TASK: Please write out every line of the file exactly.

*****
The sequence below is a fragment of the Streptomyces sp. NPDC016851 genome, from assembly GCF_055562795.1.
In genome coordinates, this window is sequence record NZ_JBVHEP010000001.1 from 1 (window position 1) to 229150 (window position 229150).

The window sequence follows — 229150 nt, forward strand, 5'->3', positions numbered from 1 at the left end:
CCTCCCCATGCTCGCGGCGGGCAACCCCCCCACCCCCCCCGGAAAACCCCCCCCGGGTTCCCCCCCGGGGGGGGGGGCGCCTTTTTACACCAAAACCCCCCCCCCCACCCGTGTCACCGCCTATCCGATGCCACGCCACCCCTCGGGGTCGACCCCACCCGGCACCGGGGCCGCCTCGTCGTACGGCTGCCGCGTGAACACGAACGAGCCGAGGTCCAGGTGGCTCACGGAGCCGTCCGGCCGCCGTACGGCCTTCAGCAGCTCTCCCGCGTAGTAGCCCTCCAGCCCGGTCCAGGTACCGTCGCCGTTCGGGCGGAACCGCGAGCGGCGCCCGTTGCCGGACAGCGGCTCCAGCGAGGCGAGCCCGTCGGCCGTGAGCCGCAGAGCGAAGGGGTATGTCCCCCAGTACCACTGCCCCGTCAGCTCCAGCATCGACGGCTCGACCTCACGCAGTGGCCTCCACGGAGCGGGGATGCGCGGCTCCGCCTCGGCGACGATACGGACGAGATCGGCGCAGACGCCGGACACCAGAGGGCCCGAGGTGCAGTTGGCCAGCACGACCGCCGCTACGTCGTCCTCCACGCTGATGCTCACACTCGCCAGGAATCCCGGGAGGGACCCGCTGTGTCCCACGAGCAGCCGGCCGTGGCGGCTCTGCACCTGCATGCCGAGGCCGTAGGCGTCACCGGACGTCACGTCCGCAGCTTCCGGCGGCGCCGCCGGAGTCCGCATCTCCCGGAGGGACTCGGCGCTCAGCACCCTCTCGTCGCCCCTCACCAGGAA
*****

The sequence below is a fragment of the Streptomyces sp. NPDC016851 genome, from assembly GCF_055562795.1.
In genome coordinates, this window is sequence record NZ_JBVHEP010000001.1 from 1 (window position 1) to 229150 (window position 229150).

The window sequence follows — 229150 nt, forward strand, 5'->3', positions numbered from 1 at the left end:
CCTCCCCATGCTCGCGGCGGGCAACCCCCCCACCCCCCCCGGAAAACCCCCCCCGGGTTCCCCCCCGGGGGGGGGGGCGCCTTTTTACACCAAAACCCCCCCCCCCACCCGTGTCACCGCCTATCCGATGCCACGCCACCCCTCGGGGTCGACCCCACCCGGCACCGGGGCCGCCTCGTCGTACGGCTGCCGCGTGAACACGAACGAGCCGAGGTCCAGGTGGCTCACGGAGCCGTCCGGCCGCCGTACGGCCTTCAGCAGCTCTCCCGCGTAGTAGCCCTCCAGCCCGGTCCAGGTACCGTCGCCGTTCGGGCGGAACCGCGAGCGGCGCCCGTTGCCGGACAGCGGCTCCAGCGAGGCGAGCCCGTCGGCCGTGAGCCGCAGAGCGAAGGGGTATGTCCCCCAGTACCACTGCCCCGTCAGCTCCAGCATCGACGGCTCGACCTCACGCAGTGGCCTCCACGGAGCGGGGATGCGCGGCTCCGCCTCGGCGACGATACGGACGAGATCGGCGCAGACGCCGGACACCAGAGGGCCCGAGGTGCAGTTGGCCAGCACGACCGCCGCTACGTCGTCCTCCACGCTGATGCTCACACTCGCCAGGAATCCCGGGAGGGACCCGCTGTGTCCCACGAGCAGCCGGCCGTGGCGGCTCTGCACCTGCATGCCGAGGCCGTAGGCGTCACCGGACGTCACGTCCGCAGCTTCCGGCGGCGCCGCCGGAGTCCGCATCTCCCGGAGGGACTCGGCGCTCAGCACCCTCTCGTCGCCCCTCACCAGGAA